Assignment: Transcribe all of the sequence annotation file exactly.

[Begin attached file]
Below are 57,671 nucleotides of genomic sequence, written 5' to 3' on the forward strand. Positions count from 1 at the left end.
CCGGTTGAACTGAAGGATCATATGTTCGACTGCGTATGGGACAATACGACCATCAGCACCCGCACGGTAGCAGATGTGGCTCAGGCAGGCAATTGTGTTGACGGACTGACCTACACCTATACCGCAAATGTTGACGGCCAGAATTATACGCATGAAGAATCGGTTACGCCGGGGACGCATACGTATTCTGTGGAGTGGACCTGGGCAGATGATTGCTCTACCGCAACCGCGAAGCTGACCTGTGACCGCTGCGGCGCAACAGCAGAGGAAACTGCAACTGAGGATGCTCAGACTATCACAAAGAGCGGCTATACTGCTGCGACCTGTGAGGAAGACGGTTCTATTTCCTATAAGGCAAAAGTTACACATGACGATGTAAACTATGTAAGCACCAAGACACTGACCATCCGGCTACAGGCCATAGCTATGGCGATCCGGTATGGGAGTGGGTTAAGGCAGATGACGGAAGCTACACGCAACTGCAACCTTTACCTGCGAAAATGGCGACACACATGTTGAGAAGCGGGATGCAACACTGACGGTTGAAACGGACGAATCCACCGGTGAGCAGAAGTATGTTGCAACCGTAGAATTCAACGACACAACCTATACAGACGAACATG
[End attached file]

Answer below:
Below are 57,671 nucleotides of genomic sequence, written 5' to 3' on the forward strand. Positions count from 1 at the left end.
CCGGTTGAACTGAAGGATCATATGTTCGACTGCGTATGGGACAATACGACCATCAGCACCCGCACGGTAGCAGATGTGGCTCAGGCAGGCAATTGTGTTGACGGACTGACCTACACCTATACCGCAAATGTTGACGGCCAGAATTATACGCATGAAGAATCGGTTACGCCGGGGACGCATACGTATTCTGTGGAGTGGACCTGGGCAGATGATTGCTCTACCGCAACCGCGAAGCTGACCTGTGACCGCTGCGGCGCAACAGCAGAGGAAACTGCAACTGAGGATGCTCAGACTATCACAAAGAGCGGCTATACTGCTGCGACCTGTGAGGAAGACGGTTCTATTTCCTATAAGGCAAAAGTTACACATGACGATGTAAACTATGTAAGCACCAAGACACTGACCATCCGGCTACAGGCCATAGCTATGGCGATCCGGTATGGGAGTGGGTTAAGGCAGATGACGGAAGCTACACGCAACTGCAACCTTTACCTGCGAAAATGGCGACACACATGTTGAGAAGCGGGATGCAACACTGACGGTTGAAACGGACGAATCCACCGGTGAGCAGAAGTATGTTGCAACCGTAGAATTCAACGACACAACCTATACAGACGAACATG